When Pacers face Knicks, it's a 'weird' feeling for Donnie Walsh

Donnie Walsh, right, gestures during a news conference

Donnie Walsh, right, gestures during a news conference after being named president of the Indiana Pacers. (June 27, 2012) (Credit: AP)

Former Knicks president Donnie Walsh, who spearheaded their rebuilding process, said Sunday it would be "all weird" for him if the Knicks and his current team, the Indiana Pacers, wound up facing each other in the postseason.

Now the Pacers' president of basketball operations, Walsh, 72, was back at Madison Square Garden Sunday and watched as the Knicks secured the Eastern Conference's second seed with a 90-80 victory over his Pacers.

With Indiana locked in as the third seed, if both teams win their first-round playoff series, the stage will be set for a second-round series pitting Walsh's Pacers against a Knicks team he helped build.

"Yeah, it's weird," he said. "I can't say I relish it, but I've never had that before, where you're with one team and then another team and you're both playing pretty well. It's weird every time we play."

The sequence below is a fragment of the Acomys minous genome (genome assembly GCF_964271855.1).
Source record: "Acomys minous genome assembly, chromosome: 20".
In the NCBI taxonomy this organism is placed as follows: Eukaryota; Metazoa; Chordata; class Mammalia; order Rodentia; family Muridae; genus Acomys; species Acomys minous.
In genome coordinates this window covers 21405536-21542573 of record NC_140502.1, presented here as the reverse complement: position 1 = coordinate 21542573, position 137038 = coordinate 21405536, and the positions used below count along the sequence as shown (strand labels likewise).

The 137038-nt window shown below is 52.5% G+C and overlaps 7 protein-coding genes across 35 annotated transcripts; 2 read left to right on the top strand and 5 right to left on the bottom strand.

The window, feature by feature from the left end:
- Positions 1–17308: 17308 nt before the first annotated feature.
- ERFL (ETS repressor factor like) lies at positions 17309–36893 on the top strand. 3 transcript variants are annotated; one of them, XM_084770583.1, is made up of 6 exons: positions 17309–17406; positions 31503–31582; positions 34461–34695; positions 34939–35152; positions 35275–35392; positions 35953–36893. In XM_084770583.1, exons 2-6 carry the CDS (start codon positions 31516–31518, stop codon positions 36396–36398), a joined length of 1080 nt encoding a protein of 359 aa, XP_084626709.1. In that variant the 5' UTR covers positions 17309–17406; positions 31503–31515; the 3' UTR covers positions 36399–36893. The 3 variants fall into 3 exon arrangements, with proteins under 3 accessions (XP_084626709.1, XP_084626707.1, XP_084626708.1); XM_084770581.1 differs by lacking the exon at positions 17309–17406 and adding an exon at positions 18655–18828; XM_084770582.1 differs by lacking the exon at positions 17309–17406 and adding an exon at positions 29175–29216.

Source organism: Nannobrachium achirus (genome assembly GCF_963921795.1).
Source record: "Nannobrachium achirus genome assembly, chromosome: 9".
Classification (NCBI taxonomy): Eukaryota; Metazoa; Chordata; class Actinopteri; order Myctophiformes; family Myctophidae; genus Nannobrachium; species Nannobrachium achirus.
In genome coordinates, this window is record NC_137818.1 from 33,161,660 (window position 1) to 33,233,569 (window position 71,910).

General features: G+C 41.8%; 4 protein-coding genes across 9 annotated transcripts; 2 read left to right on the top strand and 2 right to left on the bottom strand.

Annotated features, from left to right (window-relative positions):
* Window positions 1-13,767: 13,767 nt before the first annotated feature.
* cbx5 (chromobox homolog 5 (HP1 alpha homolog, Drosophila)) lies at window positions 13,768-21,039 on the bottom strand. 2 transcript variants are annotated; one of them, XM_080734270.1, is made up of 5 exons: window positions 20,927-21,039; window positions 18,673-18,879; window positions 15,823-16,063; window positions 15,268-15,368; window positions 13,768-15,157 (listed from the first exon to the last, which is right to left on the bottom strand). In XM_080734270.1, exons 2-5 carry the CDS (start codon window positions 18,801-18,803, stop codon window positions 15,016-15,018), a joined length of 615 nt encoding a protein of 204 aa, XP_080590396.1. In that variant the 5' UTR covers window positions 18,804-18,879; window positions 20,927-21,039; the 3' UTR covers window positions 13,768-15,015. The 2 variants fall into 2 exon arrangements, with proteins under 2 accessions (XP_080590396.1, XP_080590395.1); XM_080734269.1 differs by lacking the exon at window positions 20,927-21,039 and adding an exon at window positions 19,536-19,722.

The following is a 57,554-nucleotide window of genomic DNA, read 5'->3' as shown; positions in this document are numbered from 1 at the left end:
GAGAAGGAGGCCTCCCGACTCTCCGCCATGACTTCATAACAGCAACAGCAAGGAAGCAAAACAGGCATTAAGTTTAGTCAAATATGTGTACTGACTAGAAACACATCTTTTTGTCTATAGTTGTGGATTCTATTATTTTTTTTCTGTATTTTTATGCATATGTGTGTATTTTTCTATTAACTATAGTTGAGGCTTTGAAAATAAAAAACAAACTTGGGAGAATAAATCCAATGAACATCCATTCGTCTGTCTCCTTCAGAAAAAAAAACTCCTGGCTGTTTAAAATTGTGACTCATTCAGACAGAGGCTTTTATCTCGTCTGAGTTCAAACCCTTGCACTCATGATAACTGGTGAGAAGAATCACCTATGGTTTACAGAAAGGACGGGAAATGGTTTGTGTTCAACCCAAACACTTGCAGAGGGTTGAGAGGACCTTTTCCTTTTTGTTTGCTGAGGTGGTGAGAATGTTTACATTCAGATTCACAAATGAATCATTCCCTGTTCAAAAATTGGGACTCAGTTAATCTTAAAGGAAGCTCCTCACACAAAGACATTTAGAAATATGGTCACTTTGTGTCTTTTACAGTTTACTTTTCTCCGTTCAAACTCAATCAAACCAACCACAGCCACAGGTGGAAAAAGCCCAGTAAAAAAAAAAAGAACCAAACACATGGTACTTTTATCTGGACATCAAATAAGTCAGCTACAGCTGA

Walsh said that during the rebuilding process, he always envisioned the Knicks eventually turning into the contenders they are right now. And because he was heavily involved in clearing cap space and adding cornerstone pieces, he said he still feels a rooting interest in the Knicks.

"Take us out of it," Walsh said of the Pacers, "and I want this team to do well."

During Walsh's three-year reign with the Knicks, the team most notably signed Amar'e Stoudemire and traded for Carmelo Anthony. Walsh left the Knicks in June 2011 and last summer rejoined the Pacers, the team he led for more than two decades before the Knicks hired him in 2008.

Walsh said he still runs into Knicks fans who thank him for the Anthony trade, then noted that he initially was criticized by some for trading so many players to Denver to get him.

But Walsh said he's most proud that the Knicks were simply in a position to acquire a player of Anthony's caliber. "It isn't that I brought him here or any of that," he said. "It's just that I'm glad I opened the door to make it possible."

Which obviously could come back to hurt Walsh if the Knicks eliminate the Pacers.

Walsh didn't sound as if he would be too surprised if that happened. He said the veteran-heavy Knicks have what the Pacers don't: postseason experience. That's why he thinks the Knicks have "a legitimate shot" at making waves in the playoffs, even calling a potential series against the LeBron James-led Miami Heat a toss-up.

He also said Anthony, who at 28.7 points per game seems headed for his first NBA scoring title, is in the best shape of his Knicks career.

"His body is in super shape, and that's the only thing I thought he had to improve," Walsh said. "He can do everything else . . . When we got him, I thought that this day was coming. You know, he's that good. People ask me and I say, 'The guy's one of the best players in the league.' "

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